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      • Kathleen King
        As I said before - I beleive part of the reason I was given this is because I live so far away from the emergency vet.  The other things is, we knew Danny s
        Message 3 of 22 , May 3, 2012
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          As I said before - I beleive part of the reason I was given this is because I live so far away from the emergency vet.  The other things is, we knew Danny's BP went up during emergencies. 
           
          I think it is really important to know your cat.  I considered the Nitro a life or death situation medication.  I did not use it because I was not in that situation. On the other hand, my brother-in-law found his cat collasped with very labored breathing and cyanotic gums and pads.  I think I would have used it if Danny had been like that.
           

          ________________________________
          From: "acrocat@..." <acrocat@...>
          To: feline-heart@yahoogroups.com
          Sent: Wednesday, May 2, 2012 11:30 PM
          Subject: Re: [FH] plan for an emergency...


           
          Re: nitroprusside

          --- In feline-heart@yahoogroups.com, "Westgold" <westgold@...> wrote:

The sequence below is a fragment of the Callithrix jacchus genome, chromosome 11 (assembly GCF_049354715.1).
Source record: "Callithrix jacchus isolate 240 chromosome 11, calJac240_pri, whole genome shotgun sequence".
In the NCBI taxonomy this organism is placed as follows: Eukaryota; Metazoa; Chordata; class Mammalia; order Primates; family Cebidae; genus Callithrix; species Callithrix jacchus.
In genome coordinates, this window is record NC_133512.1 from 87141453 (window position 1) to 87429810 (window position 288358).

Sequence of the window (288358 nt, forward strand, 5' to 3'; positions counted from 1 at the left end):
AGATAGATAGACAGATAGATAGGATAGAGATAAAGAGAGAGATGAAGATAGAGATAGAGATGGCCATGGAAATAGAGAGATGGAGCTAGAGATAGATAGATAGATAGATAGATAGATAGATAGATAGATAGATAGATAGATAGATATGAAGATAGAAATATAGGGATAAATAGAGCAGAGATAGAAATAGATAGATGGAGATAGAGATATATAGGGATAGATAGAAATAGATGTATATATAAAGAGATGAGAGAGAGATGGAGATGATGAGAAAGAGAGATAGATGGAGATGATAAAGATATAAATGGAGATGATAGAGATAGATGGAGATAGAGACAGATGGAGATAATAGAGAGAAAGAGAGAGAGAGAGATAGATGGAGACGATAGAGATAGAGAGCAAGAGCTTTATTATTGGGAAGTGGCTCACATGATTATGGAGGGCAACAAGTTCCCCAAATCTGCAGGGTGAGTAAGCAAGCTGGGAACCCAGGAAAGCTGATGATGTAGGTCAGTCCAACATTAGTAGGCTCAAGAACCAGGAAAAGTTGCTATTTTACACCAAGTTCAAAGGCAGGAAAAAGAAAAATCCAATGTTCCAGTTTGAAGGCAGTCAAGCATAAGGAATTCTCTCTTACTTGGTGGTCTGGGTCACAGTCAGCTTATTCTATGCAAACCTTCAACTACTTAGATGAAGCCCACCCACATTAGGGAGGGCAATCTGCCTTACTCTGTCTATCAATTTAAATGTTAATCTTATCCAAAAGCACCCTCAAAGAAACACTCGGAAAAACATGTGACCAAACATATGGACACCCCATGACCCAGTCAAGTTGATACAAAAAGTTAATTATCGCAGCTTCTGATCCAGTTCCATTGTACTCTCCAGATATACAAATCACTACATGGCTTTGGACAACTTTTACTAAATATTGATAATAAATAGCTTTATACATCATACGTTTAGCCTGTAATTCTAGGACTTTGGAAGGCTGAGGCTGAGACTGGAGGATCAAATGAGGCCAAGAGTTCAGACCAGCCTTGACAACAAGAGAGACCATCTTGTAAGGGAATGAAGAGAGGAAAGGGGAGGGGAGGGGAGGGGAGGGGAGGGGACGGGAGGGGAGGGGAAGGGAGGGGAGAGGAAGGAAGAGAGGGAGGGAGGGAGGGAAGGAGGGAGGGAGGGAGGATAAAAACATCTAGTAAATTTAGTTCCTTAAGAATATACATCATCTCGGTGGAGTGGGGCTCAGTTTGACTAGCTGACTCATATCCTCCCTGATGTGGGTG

> Wow, this sounds like something we all could have on hand. Especially for those whose cats have had fluid on the lungs previously. I hope you have a chance to do a little research on this and its exact uses. Has anyone else been given nitroglycerin for their cats?

          Some cardiologists don't use it anymore in animals because they think it does not absorb transdermally. If it does absorb transdermally, it can cause a frightening drop in blood pressure -- animals on IV nitroprusside have their BP monitored constantly because its effect on BP can be so strong.

          Personally, if my cat was in bad enough shape that I thought he needed nitro before we got to the ER, he'd be in bad enough shape that I'd be too nervous about his BP to try it. Cats and dogs in a CHF crisis can be hypotensive and this is life-threatening. I think getting to the ER is the important thing. If you live more than 30 min away, it's good to have a plan, but apart from those cases, just getting there as fast as you can while still being safe is the most important thing.




          [Non-text portions of this message have been removed]
        • Jim Sinclair
          ... My Buttercup was like that. She would invariably pant, drool, and vomit when taken anywhere in the vehicle. Vets always thought she was acutely ill even
          Message 4 of 22 , May 3, 2012
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            On Wed, May 2, 2012 at 12:22 AM, Joanne Haeussinger <chmiss01@...> wrote: